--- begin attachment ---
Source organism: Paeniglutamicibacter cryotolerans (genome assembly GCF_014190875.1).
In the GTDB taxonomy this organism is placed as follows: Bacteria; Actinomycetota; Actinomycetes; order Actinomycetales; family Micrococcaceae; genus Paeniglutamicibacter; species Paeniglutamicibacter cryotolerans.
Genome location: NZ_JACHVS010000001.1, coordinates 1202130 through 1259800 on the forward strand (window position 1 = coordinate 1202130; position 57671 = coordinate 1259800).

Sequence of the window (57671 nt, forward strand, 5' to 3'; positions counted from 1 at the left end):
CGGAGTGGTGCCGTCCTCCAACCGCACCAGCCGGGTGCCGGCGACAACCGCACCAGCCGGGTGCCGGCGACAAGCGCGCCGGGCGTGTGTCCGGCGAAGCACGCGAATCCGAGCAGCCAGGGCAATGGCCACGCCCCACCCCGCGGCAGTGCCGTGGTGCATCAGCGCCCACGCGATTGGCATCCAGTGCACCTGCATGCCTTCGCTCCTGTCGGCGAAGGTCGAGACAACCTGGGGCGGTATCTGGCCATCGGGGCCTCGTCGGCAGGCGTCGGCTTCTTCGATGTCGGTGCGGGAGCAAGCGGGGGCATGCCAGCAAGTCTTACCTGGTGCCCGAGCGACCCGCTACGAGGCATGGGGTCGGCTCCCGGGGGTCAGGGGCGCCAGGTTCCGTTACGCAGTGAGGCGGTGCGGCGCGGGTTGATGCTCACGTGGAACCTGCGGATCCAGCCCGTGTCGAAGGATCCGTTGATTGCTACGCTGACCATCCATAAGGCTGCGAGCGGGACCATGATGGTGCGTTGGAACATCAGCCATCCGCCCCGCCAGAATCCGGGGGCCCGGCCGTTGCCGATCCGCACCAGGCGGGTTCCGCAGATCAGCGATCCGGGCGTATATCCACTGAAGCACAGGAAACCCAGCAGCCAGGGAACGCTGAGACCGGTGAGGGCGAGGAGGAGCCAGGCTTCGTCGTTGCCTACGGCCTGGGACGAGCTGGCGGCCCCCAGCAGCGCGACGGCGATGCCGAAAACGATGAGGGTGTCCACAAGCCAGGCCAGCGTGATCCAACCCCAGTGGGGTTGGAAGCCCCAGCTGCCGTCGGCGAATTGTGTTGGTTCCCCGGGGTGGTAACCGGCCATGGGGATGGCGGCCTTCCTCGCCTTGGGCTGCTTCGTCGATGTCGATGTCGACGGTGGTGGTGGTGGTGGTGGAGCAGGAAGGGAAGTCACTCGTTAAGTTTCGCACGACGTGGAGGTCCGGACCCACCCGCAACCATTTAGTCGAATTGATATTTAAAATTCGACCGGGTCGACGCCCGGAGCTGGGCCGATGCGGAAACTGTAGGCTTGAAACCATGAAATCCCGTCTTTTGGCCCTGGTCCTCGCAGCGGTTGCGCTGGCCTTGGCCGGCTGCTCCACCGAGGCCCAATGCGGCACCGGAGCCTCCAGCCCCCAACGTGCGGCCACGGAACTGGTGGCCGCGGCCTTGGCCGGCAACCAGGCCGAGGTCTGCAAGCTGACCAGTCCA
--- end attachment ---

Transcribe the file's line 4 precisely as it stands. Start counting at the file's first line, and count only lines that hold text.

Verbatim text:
Sequence of the window (57671 nt, forward strand, 5' to 3'; positions counted from 1 at the left end):